Québec-based artificial intelligence (AI) supercluster Scale AI is investing $10 million to support the creation of at least ten university chairs dedicated to AI across the country. This contribution will double the amount committed by Canadian universities, bringing the total commitment to $20 million.
The goal of the university chairs is to attract and retain AI researchers, support research programs, and develop AI experts at post-secondary institutions. The supercluster said this is a part of its AI talent development strategy in Québec and across the country.
Students on campuses across the country joined in protesting. At the University of Missouri at Columbia, students marched on the quad, covering the head of a statue of Thomas Jefferson with a plastic bag.
At the University of Mississippi, someone spray-painted the words “Spiritual Genocide” on a Confederate monument on Saturday. The chancellor, Glenn Boyce, responded by saying he supported the relocation of the monument, a process that was already underway.
In Atlanta, two police officers were fired after they were shown on video dragging a student at Morehouse College and a student at Spelman College from a car and hitting them with a stun gun.
The Canadian business community is watching nervously as tensions with China, a key trading partner accounting for roughly $100 billion in annual activity, continue to deteriorate, prompting expectations of a backlash from the growing superpower.
On Wednesday, a British Columbia Supreme Court judge blocked the latest attempt by Meng Wanzhou, chief financial officer of Chinese telecom giant Huawei Technologies Co. Ltd., to halt her extradition to the U.S., where prosecutors allege she violated Iran sanctions.
In the aftermath of Meng’s arrest in December 2018, China took a number of steps, widely viewed as retaliatory, including imprisoning two Canadians, and erecting tariffs on canola and other products.
Quillette, Christos A. Makridis and Soula Parassidis
The traditional educational services sector in the United States, and world at large, was not prepared for the COVID-19 pandemic, including institutions of higher education, leading to significant disruptions in learning outcomes and budgets. Notified at the last minute, many students found themselves having to pack up their bags and leave campus dorms—sometimes with nowhere to go. Although the dust is still settling, four-year colleges might experience a 20 percent decline in fall enrollment, accelerating a trend already in place since 2011. In fact, 500 to 1,000 colleges might be put completely out of business.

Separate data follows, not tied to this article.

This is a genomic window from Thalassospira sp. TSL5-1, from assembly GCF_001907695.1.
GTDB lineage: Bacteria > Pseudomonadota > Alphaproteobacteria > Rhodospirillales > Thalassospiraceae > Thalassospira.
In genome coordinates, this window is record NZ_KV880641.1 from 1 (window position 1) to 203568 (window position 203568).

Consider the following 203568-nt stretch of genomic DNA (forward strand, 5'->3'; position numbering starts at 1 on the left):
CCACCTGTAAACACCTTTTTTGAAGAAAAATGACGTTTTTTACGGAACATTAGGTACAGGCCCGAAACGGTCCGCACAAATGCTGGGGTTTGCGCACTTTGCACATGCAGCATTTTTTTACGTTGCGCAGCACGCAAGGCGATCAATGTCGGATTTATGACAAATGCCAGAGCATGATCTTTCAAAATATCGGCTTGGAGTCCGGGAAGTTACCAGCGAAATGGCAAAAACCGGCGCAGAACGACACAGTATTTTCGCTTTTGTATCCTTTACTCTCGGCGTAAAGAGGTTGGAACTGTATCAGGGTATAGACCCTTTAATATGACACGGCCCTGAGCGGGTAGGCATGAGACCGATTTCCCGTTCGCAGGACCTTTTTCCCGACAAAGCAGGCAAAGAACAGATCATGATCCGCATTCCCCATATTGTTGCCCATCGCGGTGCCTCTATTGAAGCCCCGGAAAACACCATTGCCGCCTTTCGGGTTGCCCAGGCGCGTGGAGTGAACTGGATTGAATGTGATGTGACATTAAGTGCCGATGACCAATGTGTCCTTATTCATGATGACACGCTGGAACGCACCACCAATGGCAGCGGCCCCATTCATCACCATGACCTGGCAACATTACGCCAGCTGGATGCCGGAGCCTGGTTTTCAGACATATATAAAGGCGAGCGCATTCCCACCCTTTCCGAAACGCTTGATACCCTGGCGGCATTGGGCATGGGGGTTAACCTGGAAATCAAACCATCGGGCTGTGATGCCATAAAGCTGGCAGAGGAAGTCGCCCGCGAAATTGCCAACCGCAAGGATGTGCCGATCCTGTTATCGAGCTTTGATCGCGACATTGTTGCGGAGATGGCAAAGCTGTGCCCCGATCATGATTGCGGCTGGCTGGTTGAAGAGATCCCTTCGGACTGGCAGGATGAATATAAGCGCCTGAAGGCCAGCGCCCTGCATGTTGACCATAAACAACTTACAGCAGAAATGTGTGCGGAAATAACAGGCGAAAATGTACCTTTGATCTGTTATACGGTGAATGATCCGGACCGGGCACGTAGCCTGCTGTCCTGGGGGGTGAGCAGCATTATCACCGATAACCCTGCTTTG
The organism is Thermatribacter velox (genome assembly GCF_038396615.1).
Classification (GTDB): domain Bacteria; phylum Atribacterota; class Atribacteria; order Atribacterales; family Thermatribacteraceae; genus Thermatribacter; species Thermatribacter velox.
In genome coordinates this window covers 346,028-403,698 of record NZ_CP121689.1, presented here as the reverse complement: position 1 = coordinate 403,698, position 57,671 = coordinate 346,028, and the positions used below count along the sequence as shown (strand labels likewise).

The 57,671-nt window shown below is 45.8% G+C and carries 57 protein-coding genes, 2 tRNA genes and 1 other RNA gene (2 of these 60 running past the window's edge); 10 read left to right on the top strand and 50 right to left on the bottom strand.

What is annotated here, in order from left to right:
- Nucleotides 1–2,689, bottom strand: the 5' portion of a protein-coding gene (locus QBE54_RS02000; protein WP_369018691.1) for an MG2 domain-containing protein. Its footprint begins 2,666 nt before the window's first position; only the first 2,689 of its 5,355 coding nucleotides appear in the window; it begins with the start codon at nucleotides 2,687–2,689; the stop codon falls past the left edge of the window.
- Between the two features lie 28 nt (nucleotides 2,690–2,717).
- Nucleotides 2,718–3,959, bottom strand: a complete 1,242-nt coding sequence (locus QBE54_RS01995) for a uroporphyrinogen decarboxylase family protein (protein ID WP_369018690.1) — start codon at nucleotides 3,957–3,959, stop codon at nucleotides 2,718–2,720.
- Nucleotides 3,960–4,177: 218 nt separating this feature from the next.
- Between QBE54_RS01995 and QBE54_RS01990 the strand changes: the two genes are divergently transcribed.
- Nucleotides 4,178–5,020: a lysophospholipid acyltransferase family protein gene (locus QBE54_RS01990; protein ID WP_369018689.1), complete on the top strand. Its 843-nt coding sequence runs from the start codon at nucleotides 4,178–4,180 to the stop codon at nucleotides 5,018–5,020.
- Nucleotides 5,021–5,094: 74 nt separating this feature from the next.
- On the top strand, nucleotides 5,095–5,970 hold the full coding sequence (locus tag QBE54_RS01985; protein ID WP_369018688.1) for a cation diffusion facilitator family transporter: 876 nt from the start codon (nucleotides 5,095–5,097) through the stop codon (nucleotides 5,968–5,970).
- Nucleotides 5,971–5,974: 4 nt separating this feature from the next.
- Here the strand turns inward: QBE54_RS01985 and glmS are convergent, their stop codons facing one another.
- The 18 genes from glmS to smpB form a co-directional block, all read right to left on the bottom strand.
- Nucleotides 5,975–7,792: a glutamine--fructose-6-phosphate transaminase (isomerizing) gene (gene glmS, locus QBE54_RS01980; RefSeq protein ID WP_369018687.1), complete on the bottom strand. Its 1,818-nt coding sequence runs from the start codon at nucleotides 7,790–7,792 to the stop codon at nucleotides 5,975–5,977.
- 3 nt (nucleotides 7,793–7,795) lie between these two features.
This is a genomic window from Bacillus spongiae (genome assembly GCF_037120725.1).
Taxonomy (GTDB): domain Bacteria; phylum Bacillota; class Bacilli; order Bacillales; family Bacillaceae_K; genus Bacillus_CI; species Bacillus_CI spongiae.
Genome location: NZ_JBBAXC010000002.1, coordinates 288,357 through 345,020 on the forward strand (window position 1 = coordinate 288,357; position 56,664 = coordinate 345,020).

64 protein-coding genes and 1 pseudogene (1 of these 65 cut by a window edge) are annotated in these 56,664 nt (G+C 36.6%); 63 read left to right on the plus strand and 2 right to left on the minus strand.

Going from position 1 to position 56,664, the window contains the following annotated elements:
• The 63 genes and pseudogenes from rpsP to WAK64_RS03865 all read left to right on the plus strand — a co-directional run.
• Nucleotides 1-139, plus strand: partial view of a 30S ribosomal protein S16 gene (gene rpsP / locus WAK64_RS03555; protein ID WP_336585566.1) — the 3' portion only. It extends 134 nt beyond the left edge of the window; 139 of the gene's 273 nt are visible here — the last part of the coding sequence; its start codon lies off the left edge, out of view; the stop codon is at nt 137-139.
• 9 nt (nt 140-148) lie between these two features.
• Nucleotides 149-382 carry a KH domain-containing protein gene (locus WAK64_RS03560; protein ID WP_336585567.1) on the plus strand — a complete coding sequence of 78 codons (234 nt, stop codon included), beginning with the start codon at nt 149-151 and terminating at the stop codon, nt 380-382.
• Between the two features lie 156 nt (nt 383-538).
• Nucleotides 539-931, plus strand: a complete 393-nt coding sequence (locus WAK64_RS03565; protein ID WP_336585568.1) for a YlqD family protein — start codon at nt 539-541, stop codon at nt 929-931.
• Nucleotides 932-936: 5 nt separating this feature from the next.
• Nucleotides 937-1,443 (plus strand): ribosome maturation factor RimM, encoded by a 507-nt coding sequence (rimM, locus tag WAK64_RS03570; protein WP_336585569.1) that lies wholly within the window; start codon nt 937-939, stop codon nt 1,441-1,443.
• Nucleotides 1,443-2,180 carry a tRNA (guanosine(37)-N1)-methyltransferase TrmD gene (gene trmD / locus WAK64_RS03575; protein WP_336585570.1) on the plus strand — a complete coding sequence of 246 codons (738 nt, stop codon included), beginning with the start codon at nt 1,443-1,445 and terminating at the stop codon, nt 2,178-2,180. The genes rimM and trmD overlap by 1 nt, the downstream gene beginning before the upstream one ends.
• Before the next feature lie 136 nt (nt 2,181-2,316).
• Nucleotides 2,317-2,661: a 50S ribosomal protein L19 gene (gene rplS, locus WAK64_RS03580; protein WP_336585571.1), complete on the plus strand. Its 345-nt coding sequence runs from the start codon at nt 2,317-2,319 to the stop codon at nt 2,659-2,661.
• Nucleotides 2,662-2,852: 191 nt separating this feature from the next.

These new challenges add to already deteriorating outcomes among college graduates, ranging from an all-time high of nearly $1.6 trillion in student debt as of 2020 to a flattening college wage premium. Moreover, a national 2018 survey of employers found that only around 40 percent say that recent college graduates exhibit professionalism, a good work ethic, and have decent oral and written communication, and only 33 percent say that recent graduates possess leadership skills. This is particularly concerning given that soft skills and their combination with technical skills are becoming more important than ever.
One of the potential factors behind these deteriorating outcomes stems from the increasing proliferation of degree programs that are disconnected from the needs of the labor market.
Please vet your sources. Don’t retweet someone you don’t know without figuring out who they are why they’re there. Don’t add new follows without doing a deep dive of those accounts. We are really vulnerable to information operations during these tumultuous times.
National Institutes of Health (NIH), All of US research program
In partnership with our participants—now nearly 350,000 and counting—we’re working to build one of the world’s largest and most diverse datasets to advance health research. Today, I’m happy to announce that we’ve opened our research platform, the All of Us Researcher Workbench, for beta testing. Now, researchers can begin using our initial dataset and tools in studies and tell us what’s working and what we can improve. This moment is an important step in our effort to accelerate new discoveries.
During this beta testing phase, researchers may notice that All of Us does things a little differently than other research programs, including data access. For starters, we aren’t waiting to share data until after participant recruitment and data collection have ended. We launched national enrollment just two years ago and continue to enroll new participants each week, on our way to our goal of one million.
We are once again on the threshold of another economic recession. Numerous open access models have emerged since the last economic downturn, but preprints continue to play an important role. Today, almost 70 platforms are branding themselves as preprint services. The brief I’m publishing today provides an overview of the current preprint landscape, describing the rapid changes to how they are both perceived and utilized and the challenges they face.